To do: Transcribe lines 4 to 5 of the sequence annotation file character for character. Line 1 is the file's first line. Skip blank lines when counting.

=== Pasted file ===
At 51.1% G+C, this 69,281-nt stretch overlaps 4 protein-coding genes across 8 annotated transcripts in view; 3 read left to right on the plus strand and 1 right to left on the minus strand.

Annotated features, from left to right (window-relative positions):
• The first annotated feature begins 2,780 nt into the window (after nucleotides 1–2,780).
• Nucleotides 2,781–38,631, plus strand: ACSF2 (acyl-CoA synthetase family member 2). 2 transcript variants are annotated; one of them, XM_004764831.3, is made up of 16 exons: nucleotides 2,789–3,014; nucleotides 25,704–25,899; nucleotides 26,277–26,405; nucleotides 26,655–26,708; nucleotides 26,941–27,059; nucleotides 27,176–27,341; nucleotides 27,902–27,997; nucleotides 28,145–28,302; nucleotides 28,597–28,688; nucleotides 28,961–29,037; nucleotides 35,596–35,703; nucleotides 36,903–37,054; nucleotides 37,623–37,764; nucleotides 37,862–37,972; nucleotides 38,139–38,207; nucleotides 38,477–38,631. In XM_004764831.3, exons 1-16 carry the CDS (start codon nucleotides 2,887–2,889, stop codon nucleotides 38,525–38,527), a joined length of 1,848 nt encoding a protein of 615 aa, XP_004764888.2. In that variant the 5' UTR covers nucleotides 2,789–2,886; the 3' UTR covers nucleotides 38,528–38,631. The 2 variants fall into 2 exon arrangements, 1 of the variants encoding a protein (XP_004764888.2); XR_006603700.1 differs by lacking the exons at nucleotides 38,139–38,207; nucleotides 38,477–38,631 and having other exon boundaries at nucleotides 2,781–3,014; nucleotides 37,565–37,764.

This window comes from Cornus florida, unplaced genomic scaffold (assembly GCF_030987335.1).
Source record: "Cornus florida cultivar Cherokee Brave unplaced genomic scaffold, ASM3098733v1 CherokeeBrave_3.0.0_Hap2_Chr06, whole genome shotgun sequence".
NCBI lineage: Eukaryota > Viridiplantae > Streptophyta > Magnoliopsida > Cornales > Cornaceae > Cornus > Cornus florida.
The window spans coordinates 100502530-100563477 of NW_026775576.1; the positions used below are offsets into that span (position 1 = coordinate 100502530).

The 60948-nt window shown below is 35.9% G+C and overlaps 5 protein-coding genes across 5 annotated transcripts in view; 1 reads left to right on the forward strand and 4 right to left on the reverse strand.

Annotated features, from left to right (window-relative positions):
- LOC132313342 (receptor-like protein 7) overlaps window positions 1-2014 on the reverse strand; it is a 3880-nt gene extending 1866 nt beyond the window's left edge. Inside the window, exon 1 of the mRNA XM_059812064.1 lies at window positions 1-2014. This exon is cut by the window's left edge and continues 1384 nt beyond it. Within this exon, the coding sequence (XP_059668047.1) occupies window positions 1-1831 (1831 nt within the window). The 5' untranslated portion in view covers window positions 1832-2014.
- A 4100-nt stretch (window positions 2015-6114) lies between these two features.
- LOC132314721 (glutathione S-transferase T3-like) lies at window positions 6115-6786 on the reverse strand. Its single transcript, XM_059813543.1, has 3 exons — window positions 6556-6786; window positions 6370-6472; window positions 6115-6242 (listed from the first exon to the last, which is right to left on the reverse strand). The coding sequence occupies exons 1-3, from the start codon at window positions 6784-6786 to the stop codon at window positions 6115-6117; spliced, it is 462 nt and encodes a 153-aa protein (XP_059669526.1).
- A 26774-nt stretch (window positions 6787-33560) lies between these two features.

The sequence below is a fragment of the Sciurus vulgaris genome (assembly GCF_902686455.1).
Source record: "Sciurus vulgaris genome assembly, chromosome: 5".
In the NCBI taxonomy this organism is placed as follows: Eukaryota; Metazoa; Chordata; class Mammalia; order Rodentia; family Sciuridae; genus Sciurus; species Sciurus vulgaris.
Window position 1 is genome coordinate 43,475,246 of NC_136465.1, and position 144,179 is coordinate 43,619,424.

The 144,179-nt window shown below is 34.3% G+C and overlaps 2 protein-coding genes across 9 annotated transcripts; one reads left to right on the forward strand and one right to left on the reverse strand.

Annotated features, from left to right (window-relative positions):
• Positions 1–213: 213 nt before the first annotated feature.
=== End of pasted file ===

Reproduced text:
• Nucleotides 2,781–38,631, plus strand: ACSF2 (acyl-CoA synthetase family member 2). 2 transcript variants are annotated; one of them, XM_004764831.3, is made up of 16 exons: nucleotides 2,789–3,014; nucleotides 25,704–25,899; nucleotides 26,277–26,405; nucleotides 26,655–26,708; nucleotides 26,941–27,059; nucleotides 27,176–27,341; nucleotides 27,902–27,997; nucleotides 28,145–28,302; nucleotides 28,597–28,688; nucleotides 28,961–29,037; nucleotides 35,596–35,703; nucleotides 36,903–37,054; nucleotides 37,623–37,764; nucleotides 37,862–37,972; nucleotides 38,139–38,207; nucleotides 38,477–38,631. In XM_004764831.3, exons 1-16 carry the CDS (start codon nucleotides 2,887–2,889, stop codon nucleotides 38,525–38,527), a joined length of 1,848 nt encoding a protein of 615 aa, XP_004764888.2. In that variant the 5' UTR covers nucleotides 2,789–2,886; the 3' UTR covers nucleotides 38,528–38,631. The 2 variants fall into 2 exon arrangements, 1 of the variants encoding a protein (XP_004764888.2); XR_006603700.1 differs by lacking the exons at nucleotides 38,139–38,207; nucleotides 38,477–38,631 and having other exon boundaries at nucleotides 2,781–3,014; nucleotides 37,565–37,764.

This window comes from Cornus florida, unplaced genomic scaffold (assembly GCF_030987335.1).